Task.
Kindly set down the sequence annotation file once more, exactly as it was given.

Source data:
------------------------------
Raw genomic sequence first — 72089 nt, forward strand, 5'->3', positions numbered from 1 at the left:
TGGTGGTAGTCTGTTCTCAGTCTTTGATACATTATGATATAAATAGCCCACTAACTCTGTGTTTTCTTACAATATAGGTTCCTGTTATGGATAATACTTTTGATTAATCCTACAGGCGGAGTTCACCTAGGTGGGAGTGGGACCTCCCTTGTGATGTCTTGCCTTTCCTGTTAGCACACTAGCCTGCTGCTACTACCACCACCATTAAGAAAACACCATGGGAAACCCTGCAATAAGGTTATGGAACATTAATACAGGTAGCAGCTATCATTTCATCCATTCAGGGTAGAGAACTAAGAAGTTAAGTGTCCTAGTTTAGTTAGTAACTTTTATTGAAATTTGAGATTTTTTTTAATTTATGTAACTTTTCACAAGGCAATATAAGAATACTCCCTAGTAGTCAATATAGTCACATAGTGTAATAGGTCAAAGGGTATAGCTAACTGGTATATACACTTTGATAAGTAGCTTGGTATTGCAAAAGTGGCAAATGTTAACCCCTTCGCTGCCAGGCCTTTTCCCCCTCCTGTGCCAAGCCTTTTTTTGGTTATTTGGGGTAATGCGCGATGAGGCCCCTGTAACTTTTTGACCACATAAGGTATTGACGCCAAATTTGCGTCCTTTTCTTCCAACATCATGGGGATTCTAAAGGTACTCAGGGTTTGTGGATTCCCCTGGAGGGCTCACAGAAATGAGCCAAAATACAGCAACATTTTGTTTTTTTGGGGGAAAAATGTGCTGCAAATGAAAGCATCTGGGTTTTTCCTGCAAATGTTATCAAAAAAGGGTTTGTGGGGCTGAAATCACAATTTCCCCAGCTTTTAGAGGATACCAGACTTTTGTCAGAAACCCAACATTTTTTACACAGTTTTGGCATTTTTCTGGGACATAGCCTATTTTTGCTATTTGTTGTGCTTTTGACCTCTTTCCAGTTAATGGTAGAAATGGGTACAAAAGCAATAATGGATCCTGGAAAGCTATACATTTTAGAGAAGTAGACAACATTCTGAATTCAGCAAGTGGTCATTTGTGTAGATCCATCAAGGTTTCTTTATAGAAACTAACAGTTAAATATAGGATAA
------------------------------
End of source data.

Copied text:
Raw genomic sequence first — 72089 nt, forward strand, 5'->3', positions numbered from 1 at the left:
TGGTGGTAGTCTGTTCTCAGTCTTTGATACATTATGATATAAATAGCCCACTAACTCTGTGTTTTCTTACAATATAGGTTCCTGTTATGGATAATACTTTTGATTAATCCTACAGGCGGAGTTCACCTAGGTGGGAGTGGGACCTCCCTTGTGATGTCTTGCCTTTCCTGTTAGCACACTAGCCTGCTGCTACTACCACCACCATTAAGAAAACACCATGGGAAACCCTGCAATAAGGTTATGGAACATTAATACAGGTAGCAGCTATCATTTCATCCATTCAGGGTAGAGAACTAAGAAGTTAAGTGTCCTAGTTTAGTTAGTAACTTTTATTGAAATTTGAGATTTTTTTTAATTTATGTAACTTTTCACAAGGCAATATAAGAATACTCCCTAGTAGTCAATATAGTCACATAGTGTAATAGGTCAAAGGGTATAGCTAACTGGTATATACACTTTGATAAGTAGCTTGGTATTGCAAAAGTGGCAAATGTTAACCCCTTCGCTGCCAGGCCTTTTCCCCCTCCTGTGCCAAGCCTTTTTTTGGTTATTTGGGGTAATGCGCGATGAGGCCCCTGTAACTTTTTGACCACATAAGGTATTGACGCCAAATTTGCGTCCTTTTCTTCCAACATCATGGGGATTCTAAAGGTACTCAGGGTTTGTGGATTCCCCTGGAGGGCTCACAGAAATGAGCCAAAATACAGCAACATTTTGTTTTTTTGGGGGAAAAATGTGCTGCAAATGAAAGCATCTGGGTTTTTCCTGCAAATGTTATCAAAAAAGGGTTTGTGGGGCTGAAATCACAATTTCCCCAGCTTTTAGAGGATACCAGACTTTTGTCAGAAACCCAACATTTTTTACACAGTTTTGGCATTTTTCTGGGACATAGCCTATTTTTGCTATTTGTTGTGCTTTTGACCTCTTTCCAGTTAATGGTAGAAATGGGTACAAAAGCAATAATGGATCCTGGAAAGCTATACATTTTAGAGAAGTAGACAACATTCTGAATTCAGCAAGTGGTCATTTGTGTAGATCCATCAAGGTTTCTTTATAGAAACTAACAGTTAAATATAGGATAA